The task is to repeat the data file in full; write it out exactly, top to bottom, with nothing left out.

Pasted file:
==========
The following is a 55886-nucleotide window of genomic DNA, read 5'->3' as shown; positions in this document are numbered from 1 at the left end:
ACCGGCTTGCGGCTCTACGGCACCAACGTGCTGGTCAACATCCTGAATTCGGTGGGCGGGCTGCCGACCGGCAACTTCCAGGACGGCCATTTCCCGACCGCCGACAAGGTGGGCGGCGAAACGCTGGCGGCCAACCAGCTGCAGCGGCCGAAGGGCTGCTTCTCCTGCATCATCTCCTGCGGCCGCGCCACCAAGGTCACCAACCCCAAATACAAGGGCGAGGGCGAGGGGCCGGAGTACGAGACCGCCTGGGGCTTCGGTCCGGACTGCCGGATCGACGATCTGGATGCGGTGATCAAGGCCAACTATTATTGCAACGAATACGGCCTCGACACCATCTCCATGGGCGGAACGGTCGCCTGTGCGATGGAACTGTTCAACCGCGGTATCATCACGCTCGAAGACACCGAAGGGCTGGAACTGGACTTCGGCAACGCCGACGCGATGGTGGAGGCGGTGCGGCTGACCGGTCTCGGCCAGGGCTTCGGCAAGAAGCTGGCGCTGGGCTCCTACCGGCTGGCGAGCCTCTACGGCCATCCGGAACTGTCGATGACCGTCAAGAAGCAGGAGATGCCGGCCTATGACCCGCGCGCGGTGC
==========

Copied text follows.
The following is a 55886-nucleotide window of genomic DNA, read 5'->3' as shown; positions in this document are numbered from 1 at the left end:
ACCGGCTTGCGGCTCTACGGCACCAACGTGCTGGTCAACATCCTGAATTCGGTGGGCGGGCTGCCGACCGGCAACTTCCAGGACGGCCATTTCCCGACCGCCGACAAGGTGGGCGGCGAAACGCTGGCGGCCAACCAGCTGCAGCGGCCGAAGGGCTGCTTCTCCTGCATCATCTCCTGCGGCCGCGCCACCAAGGTCACCAACCCCAAATACAAGGGCGAGGGCGAGGGGCCGGAGTACGAGACCGCCTGGGGCTTCGGTCCGGACTGCCGGATCGACGATCTGGATGCGGTGATCAAGGCCAACTATTATTGCAACGAATACGGCCTCGACACCATCTCCATGGGCGGAACGGTCGCCTGTGCGATGGAACTGTTCAACCGCGGTATCATCACGCTCGAAGACACCGAAGGGCTGGAACTGGACTTCGGCAACGCCGACGCGATGGTGGAGGCGGTGCGGCTGACCGGTCTCGGCCAGGGCTTCGGCAAGAAGCTGGCGCTGGGCTCCTACCGGCTGGCGAGCCTCTACGGCCATCCGGAACTGTCGATGACCGTCAAGAAGCAGGAGATGCCGGCCTATGACCCGCGCGCGGTGC